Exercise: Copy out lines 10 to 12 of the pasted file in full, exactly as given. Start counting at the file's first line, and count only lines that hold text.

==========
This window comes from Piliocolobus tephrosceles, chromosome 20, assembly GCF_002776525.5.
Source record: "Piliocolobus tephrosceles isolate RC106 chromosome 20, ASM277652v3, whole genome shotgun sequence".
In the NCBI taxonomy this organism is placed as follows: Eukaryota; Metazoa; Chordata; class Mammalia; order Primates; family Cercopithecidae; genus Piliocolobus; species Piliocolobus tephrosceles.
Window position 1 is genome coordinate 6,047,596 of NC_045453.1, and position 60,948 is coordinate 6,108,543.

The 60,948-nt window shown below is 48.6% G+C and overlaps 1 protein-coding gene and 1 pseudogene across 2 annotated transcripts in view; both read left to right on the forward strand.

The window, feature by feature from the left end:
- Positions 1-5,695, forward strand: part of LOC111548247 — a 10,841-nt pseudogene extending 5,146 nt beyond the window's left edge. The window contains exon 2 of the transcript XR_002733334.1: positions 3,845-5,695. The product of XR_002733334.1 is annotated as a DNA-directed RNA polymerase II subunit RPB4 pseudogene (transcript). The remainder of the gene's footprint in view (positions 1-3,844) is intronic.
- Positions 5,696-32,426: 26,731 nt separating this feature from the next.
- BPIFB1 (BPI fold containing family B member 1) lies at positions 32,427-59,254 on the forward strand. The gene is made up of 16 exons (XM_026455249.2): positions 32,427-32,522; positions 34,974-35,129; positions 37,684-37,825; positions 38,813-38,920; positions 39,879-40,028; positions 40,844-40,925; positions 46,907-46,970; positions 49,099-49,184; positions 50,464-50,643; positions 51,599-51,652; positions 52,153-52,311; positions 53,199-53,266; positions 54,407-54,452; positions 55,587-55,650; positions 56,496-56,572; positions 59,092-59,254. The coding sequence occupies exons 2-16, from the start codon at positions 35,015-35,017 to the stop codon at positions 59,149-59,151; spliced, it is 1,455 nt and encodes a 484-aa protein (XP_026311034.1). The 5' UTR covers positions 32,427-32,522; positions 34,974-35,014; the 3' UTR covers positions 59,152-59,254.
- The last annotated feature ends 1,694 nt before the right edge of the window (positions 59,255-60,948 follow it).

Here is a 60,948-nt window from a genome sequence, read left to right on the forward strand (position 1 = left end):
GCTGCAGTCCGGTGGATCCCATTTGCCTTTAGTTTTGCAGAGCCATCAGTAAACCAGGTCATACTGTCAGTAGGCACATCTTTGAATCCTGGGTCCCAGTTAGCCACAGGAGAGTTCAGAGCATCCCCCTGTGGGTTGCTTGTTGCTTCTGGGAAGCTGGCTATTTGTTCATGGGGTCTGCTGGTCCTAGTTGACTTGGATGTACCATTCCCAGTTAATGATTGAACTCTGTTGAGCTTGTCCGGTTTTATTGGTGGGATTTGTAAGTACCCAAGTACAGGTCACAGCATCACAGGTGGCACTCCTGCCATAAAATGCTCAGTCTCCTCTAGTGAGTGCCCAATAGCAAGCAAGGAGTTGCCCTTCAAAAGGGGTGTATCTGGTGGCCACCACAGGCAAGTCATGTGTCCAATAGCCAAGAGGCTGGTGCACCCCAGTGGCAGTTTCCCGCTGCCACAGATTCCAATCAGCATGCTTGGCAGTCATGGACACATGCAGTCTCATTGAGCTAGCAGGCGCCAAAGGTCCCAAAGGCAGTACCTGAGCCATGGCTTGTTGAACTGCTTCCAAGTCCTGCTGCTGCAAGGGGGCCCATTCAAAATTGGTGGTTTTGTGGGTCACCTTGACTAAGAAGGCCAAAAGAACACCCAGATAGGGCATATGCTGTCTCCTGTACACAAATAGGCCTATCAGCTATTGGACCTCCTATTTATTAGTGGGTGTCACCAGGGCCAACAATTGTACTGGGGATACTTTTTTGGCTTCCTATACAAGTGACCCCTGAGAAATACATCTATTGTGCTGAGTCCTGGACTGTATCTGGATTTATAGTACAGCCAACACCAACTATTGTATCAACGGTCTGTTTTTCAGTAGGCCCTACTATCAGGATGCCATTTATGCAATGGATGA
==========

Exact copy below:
- The last annotated feature ends 1,694 nt before the right edge of the window (positions 59,255-60,948 follow it).

Here is a 60,948-nt window from a genome sequence, read left to right on the forward strand (position 1 = left end):
GCTGCAGTCCGGTGGATCCCATTTGCCTTTAGTTTTGCAGAGCCATCAGTAAACCAGGTCATACTGTCAGTAGGCACATCTTTGAATCCTGGGTCCCAGTTAGCCACAGGAGAGTTCAGAGCATCCCCCTGTGGGTTGCTTGTTGCTTCTGGGAAGCTGGCTATTTGTTCATGGGGTCTGCTGGTCCTAGTTGACTTGGATGTACCATTCCCAGTTAATGATTGAACTCTGTTGAGCTTGTCCGGTTTTATTGGTGGGATTTGTAAGTACCCAAGTACAGGTCACAGCATCACAGGTGGCACTCCTGCCATAAAATGCTCAGTCTCCTCTAGTGAGTGCCCAATAGCAAGCAAGGAGTTGCCCTTCAAAAGGGGTGTATCTGGTGGCCACCACAGGCAAGTCATGTGTCCAATAGCCAAGAGGCTGGTGCACCCCAGTGGCAGTTTCCCGCTGCCACAGATTCCAATCAGCATGCTTGGCAGTCATGGACACATGCAGTCTCATTGAGCTAGCAGGCGCCAAAGGTCCCAAAGGCAGTACCTGAGCCATGGCTTGTTGAACTGCTTCCAAGTCCTGCTGCTGCAAGGGGGCCCATTCAAAATTGGTGGTTTTGTGGGTCACCTTGACTAAGAAGGCCAAAAGAACACCCAGATAGGGCATATGCTGTCTCCTGTACACAAATAGGCCTATCAGCTATTGGACCTCCTATTTATTAGTGGGTGTCACCAGGGCCAACAATTGTACTGGGGATACTTTTTTGGCTTCCTATACAAGTGACCCCTGAGAAATACATCTATTGTGCTGAGTCCTGGACTGTATCTGGATTTATAGTACAGCCAACACCAACTATTGTATCAACGGTCTGTTTTTCAGTAGGCCCTACTATCAGGATGCCATTTATGCAATGGATGA